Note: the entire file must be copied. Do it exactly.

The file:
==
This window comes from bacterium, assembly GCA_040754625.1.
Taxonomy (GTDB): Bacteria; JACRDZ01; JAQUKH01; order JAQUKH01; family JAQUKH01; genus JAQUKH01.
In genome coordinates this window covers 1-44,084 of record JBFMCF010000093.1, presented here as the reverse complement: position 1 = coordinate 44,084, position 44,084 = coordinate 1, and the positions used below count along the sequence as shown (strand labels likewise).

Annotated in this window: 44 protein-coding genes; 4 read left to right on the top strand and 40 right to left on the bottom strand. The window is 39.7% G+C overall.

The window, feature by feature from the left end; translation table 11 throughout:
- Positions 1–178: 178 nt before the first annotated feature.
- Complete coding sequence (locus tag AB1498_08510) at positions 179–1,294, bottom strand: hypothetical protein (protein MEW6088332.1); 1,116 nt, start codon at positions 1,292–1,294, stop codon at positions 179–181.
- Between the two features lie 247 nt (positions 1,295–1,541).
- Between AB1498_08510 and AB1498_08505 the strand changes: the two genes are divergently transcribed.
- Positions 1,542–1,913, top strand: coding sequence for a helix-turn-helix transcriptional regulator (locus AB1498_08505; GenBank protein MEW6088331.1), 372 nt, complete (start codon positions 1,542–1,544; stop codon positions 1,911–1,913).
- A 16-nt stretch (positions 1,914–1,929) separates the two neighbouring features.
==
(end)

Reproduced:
This window comes from bacterium, assembly GCA_040754625.1.
Taxonomy (GTDB): Bacteria; JACRDZ01; JAQUKH01; order JAQUKH01; family JAQUKH01; genus JAQUKH01.
In genome coordinates this window covers 1-44,084 of record JBFMCF010000093.1, presented here as the reverse complement: position 1 = coordinate 44,084, position 44,084 = coordinate 1, and the positions used below count along the sequence as shown (strand labels likewise).

Annotated in this window: 44 protein-coding genes; 4 read left to right on the top strand and 40 right to left on the bottom strand. The window is 39.7% G+C overall.

The window, feature by feature from the left end; translation table 11 throughout:
- Positions 1–178: 178 nt before the first annotated feature.
- Complete coding sequence (locus tag AB1498_08510) at positions 179–1,294, bottom strand: hypothetical protein (protein MEW6088332.1); 1,116 nt, start codon at positions 1,292–1,294, stop codon at positions 179–181.
- Between the two features lie 247 nt (positions 1,295–1,541).
- Between AB1498_08510 and AB1498_08505 the strand changes: the two genes are divergently transcribed.
- Positions 1,542–1,913, top strand: coding sequence for a helix-turn-helix transcriptional regulator (locus AB1498_08505; GenBank protein MEW6088331.1), 372 nt, complete (start codon positions 1,542–1,544; stop codon positions 1,911–1,913).
- A 16-nt stretch (positions 1,914–1,929) separates the two neighbouring features.